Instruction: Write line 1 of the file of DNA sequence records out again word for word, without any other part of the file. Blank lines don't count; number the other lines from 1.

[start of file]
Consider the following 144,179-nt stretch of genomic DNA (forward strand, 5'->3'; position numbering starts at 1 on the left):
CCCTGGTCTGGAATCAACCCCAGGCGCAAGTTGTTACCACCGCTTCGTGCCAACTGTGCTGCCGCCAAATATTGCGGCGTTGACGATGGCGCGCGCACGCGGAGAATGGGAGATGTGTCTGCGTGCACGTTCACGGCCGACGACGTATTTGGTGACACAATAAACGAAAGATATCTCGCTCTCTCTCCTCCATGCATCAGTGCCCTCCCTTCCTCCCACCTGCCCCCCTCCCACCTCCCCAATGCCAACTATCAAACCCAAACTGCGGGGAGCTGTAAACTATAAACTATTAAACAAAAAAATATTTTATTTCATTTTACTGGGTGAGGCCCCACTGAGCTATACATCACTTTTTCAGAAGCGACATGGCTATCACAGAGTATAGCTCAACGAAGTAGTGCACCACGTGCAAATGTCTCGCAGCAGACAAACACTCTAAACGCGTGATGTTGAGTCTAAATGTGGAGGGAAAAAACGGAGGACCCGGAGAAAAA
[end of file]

Consider the following 144,179-nt stretch of genomic DNA (forward strand, 5'->3'; position numbering starts at 1 on the left):